The objective of this study was to find out if the shared risk factor tobacco smoking leads to a significantly increased risk of TRSPC among persons with TRFPC compared to the general population. Furthermore, we tried to gain new insights into the possible etiology of the evaluated cancer types.
Comparisons between our own results and results from other research groups can be difficult because of different employed classifications of diagnosis groups. Hence, a one-to-one comparison is not always possible. All studies discussed in this section were registry-based and gave risk estimates for all subsequent cancers.
The SEER Program (Surveillance, Epidemiology and End Results Program) is the only available study that has analysed the risk of subsequent cancer in more than 50 cancer types in adults, that is based on a long observation period (1973–2000), and on a large population of more than 2 million cancer survivors
]. With regard to tobacco-related malignancies, the results of SEER
] are summarized in Figure
by identifying groups with mutually and significantly increased risk of TRSPC on the one hand, and by comparison with our own results on the other hand.
Figure 1 Comparison between own results and SEER results. Groups of tobacco-related malignancies with mutually and significantly increased risk of subsequent malignancy according to sex. Significant associations found both by SEER and in Bavaria are highlighted (more ...)
In contrast to our study, colon and rectum cancer were separately evaluated, and lip cancer was excluded from the evaluation of first primary cancers in the oral cavity/pharynx, respectively, in the SEER study. However, in subsequent malignancies, the SEER study provided results on cancer of the oral cavity/pharynx including lip cancer (as was done in our study). Consequently, with respect to corresponding results, we can only perform a crude comparison in the aforementioned two cancer sites.
In contrast to our results, based on the SEER results, a group of malignancies can be identified in both genders consisting of the oral cavity/pharynx, oesophagus, lung/bronchus, and larynx. In addition to tobacco smoking, low fruit and vegetable intake is considered to be a shared risk factor for these cancer types (Table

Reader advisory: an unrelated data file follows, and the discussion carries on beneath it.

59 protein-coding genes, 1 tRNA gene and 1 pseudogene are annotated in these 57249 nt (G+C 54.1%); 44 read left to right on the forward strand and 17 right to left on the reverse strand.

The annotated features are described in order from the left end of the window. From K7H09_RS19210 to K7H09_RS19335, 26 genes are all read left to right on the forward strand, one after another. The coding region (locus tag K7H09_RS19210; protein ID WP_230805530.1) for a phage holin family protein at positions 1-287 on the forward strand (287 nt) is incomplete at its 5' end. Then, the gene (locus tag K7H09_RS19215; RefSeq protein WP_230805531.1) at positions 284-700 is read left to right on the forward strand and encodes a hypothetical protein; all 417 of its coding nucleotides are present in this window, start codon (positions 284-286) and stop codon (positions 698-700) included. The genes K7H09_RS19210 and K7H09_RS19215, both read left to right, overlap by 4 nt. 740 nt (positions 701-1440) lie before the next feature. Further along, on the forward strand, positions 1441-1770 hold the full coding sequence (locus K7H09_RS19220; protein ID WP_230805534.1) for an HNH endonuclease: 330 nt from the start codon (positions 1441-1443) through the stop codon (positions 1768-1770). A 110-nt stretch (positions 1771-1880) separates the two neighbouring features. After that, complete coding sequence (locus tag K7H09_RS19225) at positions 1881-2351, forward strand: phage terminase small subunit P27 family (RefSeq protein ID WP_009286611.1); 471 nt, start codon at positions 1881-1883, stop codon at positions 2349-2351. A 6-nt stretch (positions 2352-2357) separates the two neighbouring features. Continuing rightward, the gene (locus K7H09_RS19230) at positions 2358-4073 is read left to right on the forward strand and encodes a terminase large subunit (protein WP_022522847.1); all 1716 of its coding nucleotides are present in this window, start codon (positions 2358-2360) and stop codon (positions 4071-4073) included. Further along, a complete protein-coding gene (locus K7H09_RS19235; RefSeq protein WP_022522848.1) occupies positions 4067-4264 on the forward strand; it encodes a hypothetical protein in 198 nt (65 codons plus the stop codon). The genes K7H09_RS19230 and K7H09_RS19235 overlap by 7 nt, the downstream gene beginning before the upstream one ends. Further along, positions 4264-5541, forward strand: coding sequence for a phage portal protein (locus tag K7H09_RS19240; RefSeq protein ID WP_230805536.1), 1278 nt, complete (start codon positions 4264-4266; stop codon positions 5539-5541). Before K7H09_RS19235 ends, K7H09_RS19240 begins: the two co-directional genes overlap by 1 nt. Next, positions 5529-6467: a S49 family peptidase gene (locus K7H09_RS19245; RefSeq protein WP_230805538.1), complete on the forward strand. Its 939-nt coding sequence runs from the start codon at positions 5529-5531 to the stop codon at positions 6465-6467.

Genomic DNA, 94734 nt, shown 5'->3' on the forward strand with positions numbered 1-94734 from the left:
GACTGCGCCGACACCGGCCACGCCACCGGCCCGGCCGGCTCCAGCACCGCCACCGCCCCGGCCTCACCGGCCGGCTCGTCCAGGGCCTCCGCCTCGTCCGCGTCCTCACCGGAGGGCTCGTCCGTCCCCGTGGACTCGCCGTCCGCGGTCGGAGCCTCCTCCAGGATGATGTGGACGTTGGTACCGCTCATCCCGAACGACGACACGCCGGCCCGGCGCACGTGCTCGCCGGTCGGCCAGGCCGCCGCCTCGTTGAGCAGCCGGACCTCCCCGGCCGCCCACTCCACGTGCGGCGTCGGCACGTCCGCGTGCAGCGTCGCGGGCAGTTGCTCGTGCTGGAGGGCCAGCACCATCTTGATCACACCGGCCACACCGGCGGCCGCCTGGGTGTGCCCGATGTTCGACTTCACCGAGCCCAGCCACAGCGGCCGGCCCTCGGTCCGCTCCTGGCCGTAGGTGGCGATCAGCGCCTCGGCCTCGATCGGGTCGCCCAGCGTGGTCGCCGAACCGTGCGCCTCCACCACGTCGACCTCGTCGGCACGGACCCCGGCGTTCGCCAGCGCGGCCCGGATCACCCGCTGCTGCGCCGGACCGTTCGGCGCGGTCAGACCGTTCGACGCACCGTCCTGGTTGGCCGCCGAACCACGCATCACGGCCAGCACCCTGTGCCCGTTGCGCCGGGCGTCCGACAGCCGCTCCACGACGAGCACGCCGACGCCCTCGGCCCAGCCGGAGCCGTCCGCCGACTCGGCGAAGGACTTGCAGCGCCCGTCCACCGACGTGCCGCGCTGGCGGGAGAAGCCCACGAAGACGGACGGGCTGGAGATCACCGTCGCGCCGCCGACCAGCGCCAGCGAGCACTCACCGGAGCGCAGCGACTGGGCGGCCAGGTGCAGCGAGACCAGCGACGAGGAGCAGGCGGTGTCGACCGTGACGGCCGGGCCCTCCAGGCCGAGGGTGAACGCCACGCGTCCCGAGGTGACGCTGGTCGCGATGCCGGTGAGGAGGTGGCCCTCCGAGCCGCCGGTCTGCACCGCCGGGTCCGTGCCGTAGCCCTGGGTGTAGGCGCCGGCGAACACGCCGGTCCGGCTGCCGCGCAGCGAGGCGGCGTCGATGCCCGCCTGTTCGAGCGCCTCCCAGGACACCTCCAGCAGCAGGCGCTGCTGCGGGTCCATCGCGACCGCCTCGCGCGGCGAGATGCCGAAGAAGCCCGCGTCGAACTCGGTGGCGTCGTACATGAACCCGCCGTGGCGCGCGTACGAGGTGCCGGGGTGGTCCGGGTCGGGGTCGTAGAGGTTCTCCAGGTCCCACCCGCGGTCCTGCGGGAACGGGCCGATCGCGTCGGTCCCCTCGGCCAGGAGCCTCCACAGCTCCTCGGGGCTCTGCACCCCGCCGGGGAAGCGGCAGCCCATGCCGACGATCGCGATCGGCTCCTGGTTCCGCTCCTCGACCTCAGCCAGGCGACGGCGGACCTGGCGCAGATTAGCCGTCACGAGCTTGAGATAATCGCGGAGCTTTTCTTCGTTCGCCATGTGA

Tobacco smoking accounts for about 60% of all lung/bronchus cancer cases in women and for 90% of all lung/bronchus cancer cases in men
]. The relative risk of lung/bronchus cancer among current smokers is 33 among men and 20 among women compared with lifelong non-smokers
]. In our study, the diagnosis group of lung/bronchus showed a mutually significantly increased risk with almost every other diagnosis group. Therefore, with the exception of pancreatic cancer, stomach cancer, colorectal cancer, and leukemia, tobacco smoking can be confirmed as a shared risk factor in all tobacco-related cancer types considered in this study. The lack of mutually significantly increased relative risks between cancer in the oesophagus, larynx and lung/bronchus among women in our study might be due to insufficient sample size.
In both sexes, the group of urinary bladder, kidney and lung/bronchus was only found based on our own results, because in the SEER study, no mutually and significantly increased risk of SPC between the kidneys and the lung/bronchus was identified. However, tobacco smoking is the only known shared risk factor of these cancer types (Table
). According to SEER, tobacco smoking accounts for about 50-65% of cases of urinary bladder cancer among men and for 20-30% of cases among women, respectively
]. Furthermore, the hazard ratio of developing bladder cancer is 3.9 (95% CI, 3.5-4.4) among current male smokers and 4.7 (95% CI, 3.7-5.8) among current female smokers compared to never smokers
The lack of a mutually significantly elevated risk of SPC between the urinary tract and bladder in men with regard to our own results may possibly be explained by the fact that in former decades, the misuse of phenacetin-containing analgesics (Table
), a known risk factor for urinary cancer, was more common in European women than in men
]. This fact might also explain the larger SIR with respect to these cancer sites in women compared to men (Table
According to both the results of SEER and of the Bavarian Cancer Registry, the colon was a member of a group with increased risk of TRSPC in men but not in women. With regard to the results of SEER, the colon was a member of a dyad with the urinary tract, whereas in our study the colon/rectum formed a dyad with the oral cavity/pharynx. Based on the results shown in Figure
, smoking does not appear to be a major risk factor in colorectal cancer. According to published reports, the multivariate-adjusted rate ratio of colorectal cancer mortality for current compared with never smokers is 1.3 (95% CI, 1.2-1.5) among men and 1.4 (95% CI, 1.3-1.6) among women
]. Cigarette smoking accounts for only about 12% of colorectal cancer deaths
]. Moreover, it is surprising that the dyad colon and oral cavity/pharynx was not found in the SEER study because of the additional shared risk factor low fruit and vegetable intake (Table
) which may hint to differences between both countries with respect to the extent of this issue
]. However, in our study, but not in the SEER study, the rectum was an additional member of this diagnosis group which somewhat limits the interpretation of this comparison.